Featured Research

from universities, journals, and other organizations

Amazon Conservation Policy Working In Brazil, Study Finds

Date:
June 30, 2009
Source:
Michigan State University
Summary:
Contrary to common belief, Brazil's policy of protecting portions of the Amazonian forest from development is capable of buffering the Amazon from climate change, according to a new study.

Tree stumps are all that remain of this portion of the Brazilian Amazon.
Credit: Photo courtesy of Robert Walker

Contrary to common belief, Brazil's policy of protecting portions of the Amazonian forest from development is capable of buffering the Amazon from climate change, according to a new study led by Michigan State University researchers.

Related Articles


The study, to be published in the Proceedings of the National Academy of Sciences, contends state and federal governments in Brazil have created a sustainable core of protected areas within the Amazon. And even if the remaining Brazilian Amazon is deforested, the climate will not significantly change – thereby protecting the Amazon's ecosystems.

"The thought has been that if you deforest up to a certain point in the Amazon, the forest will completely lose the ability to recover its tropical vegetation – that you will basically convert it to a desert, especially in the south and southeastern margins of the basin," said Robert Walker, MSU professor of geography and lead researcher on the project.

"But our research shows that if you protect certain areas of the Amazon, as the Brazilian government is currently doing, the forest will not reach a tipping point, which means we can maintain the climate with levels of deforestation beyond which was originally thought."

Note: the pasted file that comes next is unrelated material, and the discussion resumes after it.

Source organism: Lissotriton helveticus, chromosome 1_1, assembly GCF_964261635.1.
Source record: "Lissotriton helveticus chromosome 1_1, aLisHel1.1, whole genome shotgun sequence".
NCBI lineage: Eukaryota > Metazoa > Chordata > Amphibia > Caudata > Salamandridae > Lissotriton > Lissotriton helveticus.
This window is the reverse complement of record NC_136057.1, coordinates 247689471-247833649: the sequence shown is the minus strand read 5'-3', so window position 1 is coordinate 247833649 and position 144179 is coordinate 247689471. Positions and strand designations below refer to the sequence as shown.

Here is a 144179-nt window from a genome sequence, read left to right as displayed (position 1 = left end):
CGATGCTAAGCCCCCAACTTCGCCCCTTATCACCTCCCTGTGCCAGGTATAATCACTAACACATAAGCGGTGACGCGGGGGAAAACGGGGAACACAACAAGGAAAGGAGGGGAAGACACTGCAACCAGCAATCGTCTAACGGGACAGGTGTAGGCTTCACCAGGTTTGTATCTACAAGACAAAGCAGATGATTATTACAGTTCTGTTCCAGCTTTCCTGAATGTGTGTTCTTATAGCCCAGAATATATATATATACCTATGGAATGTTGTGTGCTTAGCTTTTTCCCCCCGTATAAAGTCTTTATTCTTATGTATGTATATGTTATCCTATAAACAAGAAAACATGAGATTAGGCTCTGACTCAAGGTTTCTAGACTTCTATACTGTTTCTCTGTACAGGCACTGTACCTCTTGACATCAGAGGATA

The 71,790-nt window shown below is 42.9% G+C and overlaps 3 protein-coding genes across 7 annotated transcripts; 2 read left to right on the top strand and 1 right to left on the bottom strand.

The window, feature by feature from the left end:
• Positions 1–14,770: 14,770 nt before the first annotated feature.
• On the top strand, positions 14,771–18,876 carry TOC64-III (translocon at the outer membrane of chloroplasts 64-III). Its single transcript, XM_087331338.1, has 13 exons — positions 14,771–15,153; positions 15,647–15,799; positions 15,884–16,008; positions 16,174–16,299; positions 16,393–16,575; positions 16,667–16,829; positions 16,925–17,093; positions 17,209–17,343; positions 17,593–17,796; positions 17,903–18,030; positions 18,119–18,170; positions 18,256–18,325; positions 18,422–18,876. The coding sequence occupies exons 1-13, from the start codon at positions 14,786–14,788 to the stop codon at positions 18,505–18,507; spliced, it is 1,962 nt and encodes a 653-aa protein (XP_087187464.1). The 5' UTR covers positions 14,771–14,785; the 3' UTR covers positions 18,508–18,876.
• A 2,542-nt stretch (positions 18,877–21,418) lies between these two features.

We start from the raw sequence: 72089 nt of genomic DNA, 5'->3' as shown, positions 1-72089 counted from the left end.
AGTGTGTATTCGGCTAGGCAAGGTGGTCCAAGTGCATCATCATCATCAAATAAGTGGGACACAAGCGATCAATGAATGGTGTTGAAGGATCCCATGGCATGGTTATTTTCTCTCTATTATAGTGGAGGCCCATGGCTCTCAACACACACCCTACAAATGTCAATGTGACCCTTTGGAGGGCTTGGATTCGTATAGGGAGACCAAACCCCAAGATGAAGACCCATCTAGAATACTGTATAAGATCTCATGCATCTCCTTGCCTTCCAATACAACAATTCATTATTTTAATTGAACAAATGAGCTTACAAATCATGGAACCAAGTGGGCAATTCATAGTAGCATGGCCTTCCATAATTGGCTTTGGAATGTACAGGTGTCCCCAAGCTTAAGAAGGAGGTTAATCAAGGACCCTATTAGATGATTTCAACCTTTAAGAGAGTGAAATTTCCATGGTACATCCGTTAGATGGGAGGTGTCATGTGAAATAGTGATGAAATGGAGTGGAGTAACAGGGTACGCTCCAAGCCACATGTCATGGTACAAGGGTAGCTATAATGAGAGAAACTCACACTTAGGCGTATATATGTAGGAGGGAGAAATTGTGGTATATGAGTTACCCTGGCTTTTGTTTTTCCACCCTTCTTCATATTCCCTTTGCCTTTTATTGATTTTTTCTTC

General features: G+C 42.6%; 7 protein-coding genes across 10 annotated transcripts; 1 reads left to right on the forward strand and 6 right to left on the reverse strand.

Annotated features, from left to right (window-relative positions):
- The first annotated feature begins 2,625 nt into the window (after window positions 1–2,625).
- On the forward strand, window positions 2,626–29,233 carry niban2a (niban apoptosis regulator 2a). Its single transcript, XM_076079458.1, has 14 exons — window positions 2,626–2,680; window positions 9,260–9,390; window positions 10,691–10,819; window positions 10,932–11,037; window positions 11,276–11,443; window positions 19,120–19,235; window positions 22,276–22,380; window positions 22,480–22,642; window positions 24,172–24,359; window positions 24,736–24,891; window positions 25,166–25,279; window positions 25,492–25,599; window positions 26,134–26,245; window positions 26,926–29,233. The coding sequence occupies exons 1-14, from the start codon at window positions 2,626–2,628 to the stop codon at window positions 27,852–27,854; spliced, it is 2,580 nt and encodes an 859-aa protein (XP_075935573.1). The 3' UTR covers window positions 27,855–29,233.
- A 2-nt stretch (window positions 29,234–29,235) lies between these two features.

Roughly the size of the 48 contiguous states, the Amazon River Basin is home to the world's largest rainforest, most of it in Brazil, and is the largest freshwater source on Earth. The Amazon is made up of a wide variety of exotic plant and animal life, including macaws, jaguars, anteaters and anacondas.

In Brazil, the government has set aside about 37 percent of the Amazon basin as protected area, Walker said.

Meanwhile, about 17 percent of the Brazilian Amazon has been deforested since the opening of the basin to development in the mid-1960s, he said.

Critics warn the Amazon is close to a tipping point in which the continued stripping of forests will stem rainfall and turn the tropical region into scrubland. Because trees pull moisture from the ground and release it back into the atmosphere, leading to rainfall, cutting them down threatens this "vegetative recycling" process, Walker said.

Walker and fellow researchers from Brazil and the United States conducted three years of atmospheric computer modeling on the region. Their study assumed the worst-case scenario – that all of the Brazilian Amazon not protected by the government would be deforested.

Even under this scenario, their findings indicate rainfall levels would not decrease to the point of changing the landscape and harming the ecosystems within the protected areas.

"Some people think the tipping point is going to occur at 30 percent to 40 percent deforestation," Walker said. "Our results suggest this is not the case; that you can have quite a bit of deforestation – perhaps up to 60 percent – before you get to the crash point."

The study also assumes the government-protected forests would not be altered beyond their current condition.

The research was supported by a grant from NASA and conducted under the auspices of the Large-scale Biosphere/Atmosphere Experiment in Amazonia, an international project led by the Brazilian Ministry of Science and Technology.